Wandering risk more dangerous in winter

The Alzheimer’s Association has tips to help people with the disease, and their caregivers, navigate the winter months and reduce the risk of wandering. The organization also offers free MedicAlert jewelry. (Photo courtesy of the Alzheimer’s Association)

SOUTHFIELD — The “sundowning” confusion that increases during the winter months in individuals living with Alzheimer’s disease and other dementias can also lead to a higher risk of wandering and getting lost.

“Wandering is dangerous at any time of the year, but especially during the winter, when cold increases the risk to those you are caring for,” said Jean Barnas, program services director for the Alzheimer’s Association Michigan Chapter, in a news release.

Alzheimer’s disease can cause affected individuals to lose their ability to recognize familiar places and faces. An estimated 60% of people living with dementia will wander at least once; many do so repeatedly. If they are not found within 24 hours, up to half of wandering individuals will suffer serious injury or death.

The cold and increased dark hours of winter cause an increased risk.

Signs a person living with Alzheimer’s or another dementia is at risk of wandering include returning from a regular walk or drive later than usual; forgetting how to get to familiar places; talking about fulfilling former obligations, such as going to work; trying or wanting to “go home,” even when they are at home; and having difficulty locating familiar places, such as the bathroom, bedroom or dining room.

Individuals who are wandering typically have a destination or purpose — for instance, going to the bathroom or going to work — but disorientation can cause them to get lost.

The following tips can help reduce the risk of wandering:

≤ For those experiencing sundowning who are more likely to wander in the evening, plan activities to do during that time that may reduce restlessness.

≤ If the person is no longer driving, remove access to car keys — a person living with dementia may not wander by foot. The person may forget that he or she can no longer drive.

≤ Avoid busy places that are confusing and can cause disorientation, such as shopping malls.

≤ Place deadbolts out of the line of sight, either high or low, on exterior doors.

≤ Use night lights throughout the home.

≤ Install warning bells above doors or use a monitoring device that signals when a door is opened.

≤ Store items that may trigger a person’s instinct to leave, such as coats, hats, pocketbooks, keys and wallets.

≤ Do not leave the person alone in a car.

≤ Keep a recent, close-up photo of the person on hand to give to police, should the need arise.

≤ Create a list of places the person might wander to, such as past jobs, former homes, places of worship or a favorite restaurant.

The Alzheimer’s Association Michigan Chapter has a free assist that can help in the case an individual does wander and get lost. Thanks to a generous donor, MedicAlert jewelry, membership and annual renewal is free.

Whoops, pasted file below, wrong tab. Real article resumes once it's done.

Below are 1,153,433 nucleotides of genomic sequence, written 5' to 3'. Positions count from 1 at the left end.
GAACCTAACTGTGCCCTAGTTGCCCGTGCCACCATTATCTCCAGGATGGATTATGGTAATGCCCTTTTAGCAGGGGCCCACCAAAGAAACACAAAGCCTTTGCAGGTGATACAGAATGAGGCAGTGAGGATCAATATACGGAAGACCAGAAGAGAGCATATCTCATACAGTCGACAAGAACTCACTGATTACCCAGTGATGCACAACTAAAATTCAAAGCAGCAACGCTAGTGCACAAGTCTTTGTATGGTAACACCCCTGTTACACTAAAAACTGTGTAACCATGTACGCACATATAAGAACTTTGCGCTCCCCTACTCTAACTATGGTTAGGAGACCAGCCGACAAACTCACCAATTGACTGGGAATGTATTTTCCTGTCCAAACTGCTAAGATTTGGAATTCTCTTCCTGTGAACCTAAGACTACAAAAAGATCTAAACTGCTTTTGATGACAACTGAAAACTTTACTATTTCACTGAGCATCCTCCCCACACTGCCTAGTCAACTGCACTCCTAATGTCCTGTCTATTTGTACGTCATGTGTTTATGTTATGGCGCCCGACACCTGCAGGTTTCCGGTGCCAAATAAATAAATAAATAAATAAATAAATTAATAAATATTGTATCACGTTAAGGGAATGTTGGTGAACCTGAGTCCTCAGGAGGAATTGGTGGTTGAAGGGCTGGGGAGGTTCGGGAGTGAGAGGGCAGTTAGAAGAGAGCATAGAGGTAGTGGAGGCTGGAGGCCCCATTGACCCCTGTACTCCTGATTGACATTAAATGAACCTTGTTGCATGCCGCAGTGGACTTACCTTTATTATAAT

If registration is done through the Chapter, there is no out-of-pocket cost to the person living with Alzheimer’s or dementia or their caregiver. The service provides 24-hour nationwide emergency response service for individuals with dementia who wander and have a medical emergency.

As a main contact for the Michigan Chapter’s Helpline calls, Program Coordinator Caitlin Goyer frequently speaks with individuals throughout the state who are impacted by dementia and if needed, registers them for this program.

“One caregiver’s husband had been leaving the house without warning very frequently recently,” Goyer said. “She would always find him, but she was so afraid that someday he would wander farther.”

She had been relying on a phone app to track him, but the last time he wandered, he didn’t take his phone. That’s when the caregiver knew she needed something more.

“When I suggested Medic Alert she was thrilled,” Goyer said. “She called me a few weeks after having the bracelet and told me that it has given her such peace of mind.”

If a person with dementia does wander away from the home and can’t immediately be located, take the following action:

≤ Start search efforts immediately, including in less-traveled areas of the house. Consider whether the individual is left- or right-handed — wandering patterns generally follow the direction of the dominant hand.

≤ Begin by looking in the surrounding vicinity — many individuals who wander are found within 1.5 miles of where they disappeared.

≤ If the person is not found within 15 minutes, call 911 to file a missing person’s report. Inform the authorities that the person has dementia and is a “vulnerable adult.”

Those concerned about themselves or someone in their care can contact the Alzheimer’s Association’s Helpline, which can be reached 24/7 at 800-272-3900. For more safety resources, visit alz.org/safety.


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